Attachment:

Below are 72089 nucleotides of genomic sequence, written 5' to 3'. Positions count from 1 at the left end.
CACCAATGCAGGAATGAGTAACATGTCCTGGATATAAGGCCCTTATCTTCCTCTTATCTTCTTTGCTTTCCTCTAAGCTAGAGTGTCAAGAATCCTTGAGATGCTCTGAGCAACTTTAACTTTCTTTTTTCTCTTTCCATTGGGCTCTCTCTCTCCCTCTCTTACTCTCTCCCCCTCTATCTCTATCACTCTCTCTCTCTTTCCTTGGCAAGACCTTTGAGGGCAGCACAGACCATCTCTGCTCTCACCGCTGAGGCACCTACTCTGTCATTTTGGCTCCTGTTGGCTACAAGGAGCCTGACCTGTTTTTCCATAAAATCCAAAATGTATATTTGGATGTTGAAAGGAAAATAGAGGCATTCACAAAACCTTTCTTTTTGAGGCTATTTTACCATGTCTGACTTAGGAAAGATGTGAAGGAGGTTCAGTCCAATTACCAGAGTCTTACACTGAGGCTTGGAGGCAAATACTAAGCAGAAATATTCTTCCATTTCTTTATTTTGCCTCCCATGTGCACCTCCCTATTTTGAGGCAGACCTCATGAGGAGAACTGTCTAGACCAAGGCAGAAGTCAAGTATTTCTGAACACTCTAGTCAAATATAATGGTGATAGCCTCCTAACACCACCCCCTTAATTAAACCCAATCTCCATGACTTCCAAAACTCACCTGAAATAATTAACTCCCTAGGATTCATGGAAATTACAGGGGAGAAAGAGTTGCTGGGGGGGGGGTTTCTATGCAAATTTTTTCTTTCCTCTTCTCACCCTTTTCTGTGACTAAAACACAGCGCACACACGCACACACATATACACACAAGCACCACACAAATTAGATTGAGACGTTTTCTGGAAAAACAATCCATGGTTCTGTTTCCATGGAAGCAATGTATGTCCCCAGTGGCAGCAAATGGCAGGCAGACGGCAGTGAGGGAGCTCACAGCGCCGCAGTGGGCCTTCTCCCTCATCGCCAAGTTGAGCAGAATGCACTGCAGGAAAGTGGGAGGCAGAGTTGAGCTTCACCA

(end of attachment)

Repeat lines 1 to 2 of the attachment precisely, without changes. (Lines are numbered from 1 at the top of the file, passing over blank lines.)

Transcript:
Below are 72089 nucleotides of genomic sequence, written 5' to 3'. Positions count from 1 at the left end.
CACCAATGCAGGAATGAGTAACATGTCCTGGATATAAGGCCCTTATCTTCCTCTTATCTTCTTTGCTTTCCTCTAAGCTAGAGTGTCAAGAATCCTTGAGATGCTCTGAGCAACTTTAACTTTCTTTTTTCTCTTTCCATTGGGCTCTCTCTCTCCCTCTCTTACTCTCTCCCCCTCTATCTCTATCACTCTCTCTCTCTTTCCTTGGCAAGACCTTTGAGGGCAGCACAGACCATCTCTGCTCTCACCGCTGAGGCACCTACTCTGTCATTTTGGCTCCTGTTGGCTACAAGGAGCCTGACCTGTTTTTCCATAAAATCCAAAATGTATATTTGGATGTTGAAAGGAAAATAGAGGCATTCACAAAACCTTTCTTTTTGAGGCTATTTTACCATGTCTGACTTAGGAAAGATGTGAAGGAGGTTCAGTCCAATTACCAGAGTCTTACACTGAGGCTTGGAGGCAAATACTAAGCAGAAATATTCTTCCATTTCTTTATTTTGCCTCCCATGTGCACCTCCCTATTTTGAGGCAGACCTCATGAGGAGAACTGTCTAGACCAAGGCAGAAGTCAAGTATTTCTGAACACTCTAGTCAAATATAATGGTGATAGCCTCCTAACACCACCCCCTTAATTAAACCCAATCTCCATGACTTCCAAAACTCACCTGAAATAATTAACTCCCTAGGATTCATGGAAATTACAGGGGAGAAAGAGTTGCTGGGGGGGGGGTTTCTATGCAAATTTTTTCTTTCCTCTTCTCACCCTTTTCTGTGACTAAAACACAGCGCACACACGCACACACATATACACACAAGCACCACACAAATTAGATTGAGACGTTTTCTGGAAAAACAATCCATGGTTCTGTTTCCATGGAAGCAATGTATGTCCCCAGTGGCAGCAAATGGCAGGCAGACGGCAGTGAGGGAGCTCACAGCGCCGCAGTGGGCCTTCTCCCTCATCGCCAAGTTGAGCAGAATGCACTGCAGGAAAGTGGGAGGCAGAGTTGAGCTTCACCA